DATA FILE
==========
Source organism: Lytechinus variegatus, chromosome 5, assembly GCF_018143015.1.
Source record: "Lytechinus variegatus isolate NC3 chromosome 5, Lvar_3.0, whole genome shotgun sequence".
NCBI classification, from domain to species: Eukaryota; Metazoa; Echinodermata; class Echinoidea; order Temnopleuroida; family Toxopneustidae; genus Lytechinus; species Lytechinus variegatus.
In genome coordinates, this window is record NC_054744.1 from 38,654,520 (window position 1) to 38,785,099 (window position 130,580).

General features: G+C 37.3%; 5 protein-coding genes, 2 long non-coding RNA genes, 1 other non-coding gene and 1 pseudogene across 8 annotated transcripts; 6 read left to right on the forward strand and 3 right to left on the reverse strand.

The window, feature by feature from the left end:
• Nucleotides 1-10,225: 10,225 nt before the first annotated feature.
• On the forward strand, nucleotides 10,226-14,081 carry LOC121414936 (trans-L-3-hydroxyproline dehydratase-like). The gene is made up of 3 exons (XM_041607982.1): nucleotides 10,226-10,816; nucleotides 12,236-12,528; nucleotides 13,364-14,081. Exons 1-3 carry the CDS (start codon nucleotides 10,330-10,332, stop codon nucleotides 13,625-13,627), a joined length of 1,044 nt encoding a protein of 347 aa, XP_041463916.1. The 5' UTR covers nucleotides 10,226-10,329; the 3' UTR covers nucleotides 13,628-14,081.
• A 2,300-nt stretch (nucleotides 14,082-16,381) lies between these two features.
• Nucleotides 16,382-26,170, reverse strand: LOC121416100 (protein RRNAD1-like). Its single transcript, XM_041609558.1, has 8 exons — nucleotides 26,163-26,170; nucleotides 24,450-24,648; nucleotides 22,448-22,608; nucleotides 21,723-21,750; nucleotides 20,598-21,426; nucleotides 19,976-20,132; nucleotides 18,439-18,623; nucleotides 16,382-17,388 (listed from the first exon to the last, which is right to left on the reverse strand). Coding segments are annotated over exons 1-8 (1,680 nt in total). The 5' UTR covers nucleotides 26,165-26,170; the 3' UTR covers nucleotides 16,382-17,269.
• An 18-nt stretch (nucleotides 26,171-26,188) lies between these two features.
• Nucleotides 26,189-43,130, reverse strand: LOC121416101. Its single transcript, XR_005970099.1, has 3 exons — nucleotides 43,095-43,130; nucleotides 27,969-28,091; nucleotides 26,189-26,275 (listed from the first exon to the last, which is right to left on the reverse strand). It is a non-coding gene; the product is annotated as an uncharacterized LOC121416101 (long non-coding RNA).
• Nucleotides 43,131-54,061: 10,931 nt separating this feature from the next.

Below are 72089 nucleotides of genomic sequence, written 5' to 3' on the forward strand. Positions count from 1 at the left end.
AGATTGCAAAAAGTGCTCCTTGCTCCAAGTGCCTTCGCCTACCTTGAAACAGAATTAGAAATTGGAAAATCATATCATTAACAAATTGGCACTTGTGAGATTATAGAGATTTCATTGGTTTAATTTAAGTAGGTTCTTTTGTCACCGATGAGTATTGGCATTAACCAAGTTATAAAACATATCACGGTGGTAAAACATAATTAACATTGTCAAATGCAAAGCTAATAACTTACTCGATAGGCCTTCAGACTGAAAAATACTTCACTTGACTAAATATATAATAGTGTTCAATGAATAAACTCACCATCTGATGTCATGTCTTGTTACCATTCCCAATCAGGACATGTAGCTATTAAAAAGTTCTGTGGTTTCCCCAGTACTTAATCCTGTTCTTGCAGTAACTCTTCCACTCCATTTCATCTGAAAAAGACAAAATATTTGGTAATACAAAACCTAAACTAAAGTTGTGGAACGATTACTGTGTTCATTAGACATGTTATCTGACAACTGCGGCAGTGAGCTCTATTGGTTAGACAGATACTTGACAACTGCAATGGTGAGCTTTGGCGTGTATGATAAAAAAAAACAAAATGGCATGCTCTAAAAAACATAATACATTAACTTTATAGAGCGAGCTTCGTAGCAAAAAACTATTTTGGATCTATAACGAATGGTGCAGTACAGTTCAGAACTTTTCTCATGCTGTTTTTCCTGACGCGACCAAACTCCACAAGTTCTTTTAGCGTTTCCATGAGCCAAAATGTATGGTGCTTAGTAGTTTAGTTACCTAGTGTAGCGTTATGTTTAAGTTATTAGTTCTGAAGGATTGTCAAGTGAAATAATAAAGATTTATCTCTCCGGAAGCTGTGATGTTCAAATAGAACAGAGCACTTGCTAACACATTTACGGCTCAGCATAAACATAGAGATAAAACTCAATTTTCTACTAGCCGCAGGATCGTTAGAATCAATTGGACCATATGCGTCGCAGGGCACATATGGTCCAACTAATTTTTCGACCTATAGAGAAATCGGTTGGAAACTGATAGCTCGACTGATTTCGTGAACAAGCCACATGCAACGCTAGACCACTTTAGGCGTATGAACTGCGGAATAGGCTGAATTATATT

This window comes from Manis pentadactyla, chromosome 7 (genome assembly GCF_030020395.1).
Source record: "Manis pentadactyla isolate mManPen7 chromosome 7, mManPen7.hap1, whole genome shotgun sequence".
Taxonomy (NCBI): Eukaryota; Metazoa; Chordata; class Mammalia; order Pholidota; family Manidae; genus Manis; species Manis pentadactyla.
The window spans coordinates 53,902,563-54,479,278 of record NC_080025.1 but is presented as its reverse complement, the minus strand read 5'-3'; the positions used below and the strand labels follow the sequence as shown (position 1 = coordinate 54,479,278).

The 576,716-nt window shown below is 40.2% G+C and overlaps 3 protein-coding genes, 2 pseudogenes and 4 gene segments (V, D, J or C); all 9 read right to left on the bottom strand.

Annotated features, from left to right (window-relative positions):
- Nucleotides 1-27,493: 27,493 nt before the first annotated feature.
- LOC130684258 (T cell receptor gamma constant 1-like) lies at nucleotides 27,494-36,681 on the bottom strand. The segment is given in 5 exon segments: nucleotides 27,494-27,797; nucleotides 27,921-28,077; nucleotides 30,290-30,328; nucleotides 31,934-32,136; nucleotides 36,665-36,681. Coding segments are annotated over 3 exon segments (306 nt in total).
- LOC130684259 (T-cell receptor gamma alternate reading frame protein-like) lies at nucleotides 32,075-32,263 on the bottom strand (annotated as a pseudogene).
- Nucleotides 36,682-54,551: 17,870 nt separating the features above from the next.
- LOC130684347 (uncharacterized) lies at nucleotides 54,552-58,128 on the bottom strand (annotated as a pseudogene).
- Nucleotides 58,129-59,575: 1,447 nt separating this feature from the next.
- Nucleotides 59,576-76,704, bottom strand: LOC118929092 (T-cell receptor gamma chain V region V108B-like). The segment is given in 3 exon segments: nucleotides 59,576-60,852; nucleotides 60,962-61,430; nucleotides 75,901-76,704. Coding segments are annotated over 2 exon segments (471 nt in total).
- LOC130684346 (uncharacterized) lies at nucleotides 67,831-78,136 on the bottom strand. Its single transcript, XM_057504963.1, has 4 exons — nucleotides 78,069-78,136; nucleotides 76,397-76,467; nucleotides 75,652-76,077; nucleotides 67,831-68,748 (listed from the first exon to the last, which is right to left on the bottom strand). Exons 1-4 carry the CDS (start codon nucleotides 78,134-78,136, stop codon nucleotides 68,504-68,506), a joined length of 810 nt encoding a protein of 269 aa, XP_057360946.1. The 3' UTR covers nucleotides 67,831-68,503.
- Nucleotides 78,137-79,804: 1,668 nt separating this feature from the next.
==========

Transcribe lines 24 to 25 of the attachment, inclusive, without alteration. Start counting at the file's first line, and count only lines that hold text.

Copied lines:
- LOC130684259 (T-cell receptor gamma alternate reading frame protein-like) lies at nucleotides 32,075-32,263 on the bottom strand (annotated as a pseudogene).
- Nucleotides 36,682-54,551: 17,870 nt separating the features above from the next.